Tag Archives: Paul Newman

Film: Butch Cassidy and the Sundance Kid

Butch Cassidy and the Sundance Kid was a complete film -- outstanding script, excellent music, great direction. And, of course, Newman and Redford. Uploaded by moviemobsters.com.

Paul Newman (Great American Things, May 17, 2009) and Robert Redford starred in just two films together — this one and The Sting (Great American Things, April 14, 2010) — which is a shame, because film audiences couldn’t get enough of them. Butch (Newman) and Sundance (Redford) were outlaws in the Old West, train robbers in what they called the Hole in the Wall Gang. This movie had everything – great acting of course, wonderful music, and a memorable script.

Uploaded by matttrailer.com.

That script was the work of William Goldman (Great American Things, October 13, 2010), who devotes a chapter in his book Adventures in the Screen Trade to the making of this film. Lots of interesting stuff there, including this, in which Newman and director George Roy Hill had an ongoing argument about the proper placement of a scene:

Toward the end of the first week (of rehearsal), Newman and Hill were at it again, tearing into each other, back and forth, on and on — until we were all aware of this strange, new, and altogether remarkable sound. The gofer, way across the room, in his sleep, had let fly with this whopper of a fart. Newman and Hill registered the event, paused briefly, then went back into combat.

But the fart continued.

Now they paused a second time, all of us staring at this old sleeping guy. Newman and Hill turned back to each other again —

–the fart went on and on. (All true, I swear.) Now we were all silent. Still it continued.

Everyone was aware of the fact that we were in the presence of a phenomenal physical feat. Amazing. We all had to take a break after that. The old guy slept on, eventually lapsing into silence.

Ah, hard to pass up a good fart story. Anyway, Butch Cassidy and the Sundance Kid earned seven Oscar nominations, and won four. (It lost Best Picture to Midnight Cowboy.) Even so, it was ranked number 50 in the American Film Institute’s 100 Years…100 Movies.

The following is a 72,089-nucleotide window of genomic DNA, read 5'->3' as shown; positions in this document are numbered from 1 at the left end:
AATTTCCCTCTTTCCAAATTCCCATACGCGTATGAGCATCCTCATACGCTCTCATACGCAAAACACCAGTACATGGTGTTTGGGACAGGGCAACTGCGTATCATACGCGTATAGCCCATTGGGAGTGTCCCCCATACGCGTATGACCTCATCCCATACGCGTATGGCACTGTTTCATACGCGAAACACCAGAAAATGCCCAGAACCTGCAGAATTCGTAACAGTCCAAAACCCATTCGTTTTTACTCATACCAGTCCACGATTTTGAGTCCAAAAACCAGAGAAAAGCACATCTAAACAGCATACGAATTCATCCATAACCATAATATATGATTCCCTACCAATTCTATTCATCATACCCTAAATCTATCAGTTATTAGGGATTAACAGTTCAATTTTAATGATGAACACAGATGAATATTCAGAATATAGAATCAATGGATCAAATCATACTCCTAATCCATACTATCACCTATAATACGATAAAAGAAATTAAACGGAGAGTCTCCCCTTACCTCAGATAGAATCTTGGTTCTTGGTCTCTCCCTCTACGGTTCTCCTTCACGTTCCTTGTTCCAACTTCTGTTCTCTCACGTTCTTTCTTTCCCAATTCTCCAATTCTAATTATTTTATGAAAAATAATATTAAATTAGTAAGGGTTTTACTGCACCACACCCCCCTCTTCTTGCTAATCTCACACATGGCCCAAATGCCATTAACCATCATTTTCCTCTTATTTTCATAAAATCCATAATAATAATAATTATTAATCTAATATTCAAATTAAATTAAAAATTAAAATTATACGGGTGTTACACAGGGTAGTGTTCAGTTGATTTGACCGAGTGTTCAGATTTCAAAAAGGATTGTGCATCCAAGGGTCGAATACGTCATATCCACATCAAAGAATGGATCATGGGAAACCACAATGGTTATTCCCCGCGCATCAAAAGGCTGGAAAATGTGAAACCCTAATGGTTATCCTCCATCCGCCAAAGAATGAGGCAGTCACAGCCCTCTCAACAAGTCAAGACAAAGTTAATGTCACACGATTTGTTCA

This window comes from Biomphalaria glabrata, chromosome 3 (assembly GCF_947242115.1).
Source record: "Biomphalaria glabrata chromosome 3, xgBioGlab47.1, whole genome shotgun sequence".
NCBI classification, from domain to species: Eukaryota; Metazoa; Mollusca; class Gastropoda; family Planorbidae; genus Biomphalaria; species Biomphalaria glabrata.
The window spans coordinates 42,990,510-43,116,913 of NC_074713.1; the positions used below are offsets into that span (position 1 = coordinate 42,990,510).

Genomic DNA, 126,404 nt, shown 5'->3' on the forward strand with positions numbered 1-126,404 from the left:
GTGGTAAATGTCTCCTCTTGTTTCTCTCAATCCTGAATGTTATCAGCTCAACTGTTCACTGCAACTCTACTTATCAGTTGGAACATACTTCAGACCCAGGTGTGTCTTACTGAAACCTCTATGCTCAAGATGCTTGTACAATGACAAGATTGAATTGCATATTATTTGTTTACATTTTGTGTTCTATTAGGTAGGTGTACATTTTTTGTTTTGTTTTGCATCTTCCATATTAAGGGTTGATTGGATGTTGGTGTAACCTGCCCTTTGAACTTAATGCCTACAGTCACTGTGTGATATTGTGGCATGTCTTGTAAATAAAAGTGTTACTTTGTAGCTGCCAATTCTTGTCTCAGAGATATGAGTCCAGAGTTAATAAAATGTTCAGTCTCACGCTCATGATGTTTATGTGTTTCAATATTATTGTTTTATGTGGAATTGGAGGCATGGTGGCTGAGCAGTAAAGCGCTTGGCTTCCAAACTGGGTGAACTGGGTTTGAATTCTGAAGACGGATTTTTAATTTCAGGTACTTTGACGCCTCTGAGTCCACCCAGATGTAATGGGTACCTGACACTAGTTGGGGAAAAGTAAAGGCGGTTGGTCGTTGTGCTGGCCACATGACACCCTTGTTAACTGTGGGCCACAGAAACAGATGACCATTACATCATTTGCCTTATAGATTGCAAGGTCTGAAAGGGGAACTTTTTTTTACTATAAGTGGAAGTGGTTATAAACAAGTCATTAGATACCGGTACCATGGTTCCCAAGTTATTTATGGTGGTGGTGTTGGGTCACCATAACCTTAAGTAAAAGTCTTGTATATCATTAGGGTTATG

Actor: Al Pacino

 

Twenty years elapsed between Al Pacino's first Academy Award nomination (The Godfather) and his first Best Actor (Scent of a Woman). Uploaded by movies.ndtv.com.

Some actors get better with age. Witness a couple of men on this list, Tom Selleck (January 7, 2010) and Paul Newman (May 17, 2009). They were stars as younger men, but acquired a certain world-weariness that made their later characters memorable. I mention this to say that I can’t see that happening with Al Pacino. I don’t think he’s nearly as sharp as in his younger years. But those years, those characters, those performances were so wonderful, he definitely has earned his place as a Great American Thing.

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As an Italian-American from New York City, Pacino has had more than his share of gangster roles. And no one has ever done them better, and that’s a high compliment. But he’s also had movies where he’s been a policeman, detective, lawyer. Here’s a list of some of the excellent movies he’s made:

  • The Godfather (1972 – Nomination)
  • Serpico (1973 – Nomination)
  • The Godfather Part II (1974 – Nomination)
  • Dog Day Afternoon (1975 – Nomination)
  • …And Justice for All (1979 – Nomination)
  • Scarface (1983)
  • Dick Tracy (1990 – Nomination)
  • The Godfather Part III (1990 – Nomination)
  • Glengarry Glen Ross (1992 – Nomination)